EPA accepts request for public hearing from St. Charles on water contamination

EPA accepts request for public hearing from St. Charles on water contamination

ST. CHARLES — At the request of city of St. Charles officials, a federal agency will hold a public hearing Thursday on a draft agreement with Ameren Missouri on how to deal with groundwater contamination linked to a power substation. American.

The Environmental Protection Agency session will take place at 6:00 p.m. at Memorial Hall in Blanchette Park.

Meanwhile, the EPA has yet to comment on the city’s related request to change the agreement to require the electric utility to spend about $40 million to relocate wells supplying some of the water. drinking from St. Charles away from contamination.

City officials say its drinking water remains safe to use, but efforts are needed to keep it that way. Since 2005, the city has closed four of its seven wells due to contamination, including two this year. To make up the difference, the city increased its purchases of water from the city of Saint-Louis.

People also read…

  • Reports: Former Mizzou basketball player Jed Frost kills his wife in Dallas
  • Media Views: Sportscaster Jay Randolph Jr., 53, is diagnosed with terminal illness
  • Missouri Voters Approve Recreational Marijuana Legalization
  • As MLB rules change, star shortstops hit free agency. Attractive? The Cardinals have a short answer.
  • BenFred: These 3 non-shortstop free agents should get a long, hard look from the Cardinals
  • Cardinals catch market for Molina replacement, know they won’t ‘fill Yadi’s shoes’
  • Cardinals acquire infielder Jose Fermin from Cleveland for cash, update roster
  • Lawsuit targeting prominent St. Louis lawyer sealed from public view
  • The Cardinals and Cubs are planning payroll increases. When will NL Central’s competitiveness also increase?
  • Here’s what you need to know about recreational marijuana in Missouri
  • Legal pot raises questions about the future of workplace drug policies in Missouri
  • McClellan: Missouri Moderates Fail; are they doomed to extinction?
  • Former St. Louis County prosecutor angered by vehicle spending comparison
  • Former first-rounder Delvin Perez among 16 minor league Cardinals to elect free agency
  • A visit from a mayor, a mysterious trial. How a Ballwin man was taken off the ballot.

The EPA also did not respond to the city’s further request to require Ameren to pay for upgrades to the city’s water treatment plant to remove any contaminants. It could cost between $10 million and $20 million, depending on the city.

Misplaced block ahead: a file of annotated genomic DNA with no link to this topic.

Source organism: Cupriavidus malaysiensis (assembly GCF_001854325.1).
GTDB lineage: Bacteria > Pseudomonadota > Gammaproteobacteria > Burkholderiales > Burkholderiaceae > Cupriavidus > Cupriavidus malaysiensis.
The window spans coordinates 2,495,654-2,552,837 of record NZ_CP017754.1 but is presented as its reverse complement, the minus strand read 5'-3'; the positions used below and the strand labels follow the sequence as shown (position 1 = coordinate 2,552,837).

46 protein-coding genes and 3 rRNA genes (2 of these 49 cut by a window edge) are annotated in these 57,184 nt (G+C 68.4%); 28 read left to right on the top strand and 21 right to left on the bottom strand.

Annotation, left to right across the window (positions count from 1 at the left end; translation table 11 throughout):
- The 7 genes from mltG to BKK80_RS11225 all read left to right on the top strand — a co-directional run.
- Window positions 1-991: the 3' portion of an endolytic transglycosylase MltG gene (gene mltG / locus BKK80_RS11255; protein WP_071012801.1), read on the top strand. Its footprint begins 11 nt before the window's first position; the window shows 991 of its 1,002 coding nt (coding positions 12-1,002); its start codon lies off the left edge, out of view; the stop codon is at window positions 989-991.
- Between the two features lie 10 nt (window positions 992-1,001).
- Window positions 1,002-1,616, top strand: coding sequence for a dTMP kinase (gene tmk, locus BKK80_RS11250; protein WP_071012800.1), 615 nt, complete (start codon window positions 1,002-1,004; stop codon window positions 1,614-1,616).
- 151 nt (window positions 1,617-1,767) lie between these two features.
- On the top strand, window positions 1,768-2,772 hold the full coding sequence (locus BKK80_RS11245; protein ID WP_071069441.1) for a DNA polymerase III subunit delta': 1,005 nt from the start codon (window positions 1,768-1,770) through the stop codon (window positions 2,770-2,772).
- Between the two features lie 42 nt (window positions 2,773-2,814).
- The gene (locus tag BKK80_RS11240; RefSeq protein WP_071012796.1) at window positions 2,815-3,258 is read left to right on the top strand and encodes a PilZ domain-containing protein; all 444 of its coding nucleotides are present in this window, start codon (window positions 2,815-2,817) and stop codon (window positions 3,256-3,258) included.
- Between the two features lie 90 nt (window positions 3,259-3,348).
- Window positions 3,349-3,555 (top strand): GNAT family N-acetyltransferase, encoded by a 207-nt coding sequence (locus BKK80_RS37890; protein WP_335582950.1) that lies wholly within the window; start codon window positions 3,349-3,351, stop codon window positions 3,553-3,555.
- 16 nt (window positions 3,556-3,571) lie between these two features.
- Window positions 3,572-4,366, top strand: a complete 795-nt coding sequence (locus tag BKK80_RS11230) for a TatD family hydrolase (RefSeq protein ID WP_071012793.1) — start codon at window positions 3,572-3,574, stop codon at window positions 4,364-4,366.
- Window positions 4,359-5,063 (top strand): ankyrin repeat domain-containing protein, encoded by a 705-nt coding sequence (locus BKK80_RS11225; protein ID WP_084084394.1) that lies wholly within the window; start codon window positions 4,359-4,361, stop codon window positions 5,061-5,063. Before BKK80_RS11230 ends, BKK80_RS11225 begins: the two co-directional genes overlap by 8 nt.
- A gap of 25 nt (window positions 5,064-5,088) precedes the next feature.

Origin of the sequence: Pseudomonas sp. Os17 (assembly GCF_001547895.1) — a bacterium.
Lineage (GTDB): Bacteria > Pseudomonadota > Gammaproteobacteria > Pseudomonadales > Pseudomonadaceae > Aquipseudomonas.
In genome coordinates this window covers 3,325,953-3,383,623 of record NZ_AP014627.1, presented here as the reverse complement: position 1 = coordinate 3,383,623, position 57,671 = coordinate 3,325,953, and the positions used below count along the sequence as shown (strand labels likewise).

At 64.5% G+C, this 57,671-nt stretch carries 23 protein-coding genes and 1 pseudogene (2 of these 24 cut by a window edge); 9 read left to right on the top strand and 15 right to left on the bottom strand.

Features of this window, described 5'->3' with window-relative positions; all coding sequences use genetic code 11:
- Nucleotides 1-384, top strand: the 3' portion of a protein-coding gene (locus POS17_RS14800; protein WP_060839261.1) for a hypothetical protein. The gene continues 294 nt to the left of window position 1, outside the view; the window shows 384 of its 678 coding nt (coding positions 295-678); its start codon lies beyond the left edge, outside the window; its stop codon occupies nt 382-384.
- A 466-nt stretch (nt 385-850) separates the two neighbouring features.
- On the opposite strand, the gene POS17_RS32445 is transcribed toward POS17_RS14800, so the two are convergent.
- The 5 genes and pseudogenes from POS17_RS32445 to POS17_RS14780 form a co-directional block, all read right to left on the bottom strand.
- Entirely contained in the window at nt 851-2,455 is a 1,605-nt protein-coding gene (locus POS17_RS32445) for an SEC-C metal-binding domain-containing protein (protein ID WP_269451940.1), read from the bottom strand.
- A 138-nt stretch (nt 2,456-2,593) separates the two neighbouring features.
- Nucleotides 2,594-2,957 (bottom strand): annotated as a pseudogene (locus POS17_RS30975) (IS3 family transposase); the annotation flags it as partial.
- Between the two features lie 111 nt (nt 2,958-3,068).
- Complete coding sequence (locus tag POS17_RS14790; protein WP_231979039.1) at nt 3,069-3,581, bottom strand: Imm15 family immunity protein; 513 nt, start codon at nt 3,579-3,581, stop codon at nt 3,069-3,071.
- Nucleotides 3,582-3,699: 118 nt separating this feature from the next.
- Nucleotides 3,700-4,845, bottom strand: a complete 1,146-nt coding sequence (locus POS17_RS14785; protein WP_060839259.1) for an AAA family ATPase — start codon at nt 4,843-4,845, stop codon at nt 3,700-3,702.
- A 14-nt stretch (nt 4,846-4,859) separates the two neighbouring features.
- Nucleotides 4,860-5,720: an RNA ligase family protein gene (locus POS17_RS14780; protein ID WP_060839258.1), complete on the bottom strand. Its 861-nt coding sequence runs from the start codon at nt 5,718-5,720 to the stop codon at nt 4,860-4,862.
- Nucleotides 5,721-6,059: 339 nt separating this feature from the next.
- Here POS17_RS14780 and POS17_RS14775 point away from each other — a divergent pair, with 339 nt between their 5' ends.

“We are reviewing the city’s request and will respond” after the public comment period closes Dec. 5, EPA spokesman Curtis Carey said. The proposed EPA-Ameren settlement is pending in the United States District Court.

Ameren officials say the company will continue to work with St. Charles and federal and state agencies on the matter, as it has done for many years.

Mayor Dan Borgmeyer and the city’s director of public works, Nick Galla, said at a news conference Oct. 26 that groundwater samples showed increased contamination over the past year in the city. pit area, which is north of Highway 370, but that the proposed agreement was based on previous information and therefore needs to be revised.

In response, EPA officials say the agreement includes a provision that would allow the agency to require Ameren to perform any additional work that the EPA deems necessary to protect human health and the environment.

Among the issues raised by the city are groundwater levels of a chemical called vinyl chloride, which sampling indicated had increased over the past year.

In addition to the EPA hearing, the city will hold its own public meetings on the issue at 7 p.m. Wednesday and 3 p.m. and 6 p.m. Nov. 21 at the Foundry Art Center at 520 North Main Center.

“Eventually all of this will lead to some sort of negotiation or legal action,” said Borgmeyer, the mayor.

St. Charles wants Ameren to pay up to $60 million to protect the city's drinking water

#EPA #accepts #request #public #hearing #Charles #water #contamination

Leave a Comment

Your email address will not be published. Required fields are marked *